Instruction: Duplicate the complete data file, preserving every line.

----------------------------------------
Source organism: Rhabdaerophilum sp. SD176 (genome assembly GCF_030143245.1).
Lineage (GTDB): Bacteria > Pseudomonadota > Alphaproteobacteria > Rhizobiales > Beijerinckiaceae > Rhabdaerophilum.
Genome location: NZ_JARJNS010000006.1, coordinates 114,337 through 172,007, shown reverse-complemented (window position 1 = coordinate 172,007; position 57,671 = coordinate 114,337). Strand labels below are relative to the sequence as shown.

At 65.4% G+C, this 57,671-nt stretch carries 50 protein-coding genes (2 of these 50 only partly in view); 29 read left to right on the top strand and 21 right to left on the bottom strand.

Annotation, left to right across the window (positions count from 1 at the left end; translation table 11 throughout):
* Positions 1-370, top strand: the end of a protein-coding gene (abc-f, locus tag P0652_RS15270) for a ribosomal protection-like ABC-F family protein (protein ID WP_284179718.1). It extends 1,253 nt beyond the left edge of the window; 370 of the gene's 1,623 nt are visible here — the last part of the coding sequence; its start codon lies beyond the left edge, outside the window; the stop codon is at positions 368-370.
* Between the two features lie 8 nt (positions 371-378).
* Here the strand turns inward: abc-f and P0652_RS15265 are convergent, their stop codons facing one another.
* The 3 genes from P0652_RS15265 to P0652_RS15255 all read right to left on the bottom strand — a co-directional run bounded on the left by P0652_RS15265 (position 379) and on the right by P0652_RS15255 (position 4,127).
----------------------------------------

Source organism: Rhabdaerophilum sp. SD176 (genome assembly GCF_030143245.1).
Lineage (GTDB): Bacteria > Pseudomonadota > Alphaproteobacteria > Rhizobiales > Beijerinckiaceae > Rhabdaerophilum.
Genome location: NZ_JARJNS010000006.1, coordinates 114,337 through 172,007, shown reverse-complemented (window position 1 = coordinate 172,007; position 57,671 = coordinate 114,337). Strand labels below are relative to the sequence as shown.

At 65.4% G+C, this 57,671-nt stretch carries 50 protein-coding genes (2 of these 50 only partly in view); 29 read left to right on the top strand and 21 right to left on the bottom strand.

Annotation, left to right across the window (positions count from 1 at the left end; translation table 11 throughout):
* Positions 1-370, top strand: the end of a protein-coding gene (abc-f, locus tag P0652_RS15270) for a ribosomal protection-like ABC-F family protein (protein ID WP_284179718.1). It extends 1,253 nt beyond the left edge of the window; 370 of the gene's 1,623 nt are visible here — the last part of the coding sequence; its start codon lies beyond the left edge, outside the window; the stop codon is at positions 368-370.
* Between the two features lie 8 nt (positions 371-378).
* Here the strand turns inward: abc-f and P0652_RS15265 are convergent, their stop codons facing one another.
* The 3 genes from P0652_RS15265 to P0652_RS15255 all read right to left on the bottom strand — a co-directional run bounded on the left by P0652_RS15265 (position 379) and on the right by P0652_RS15255 (position 4,127).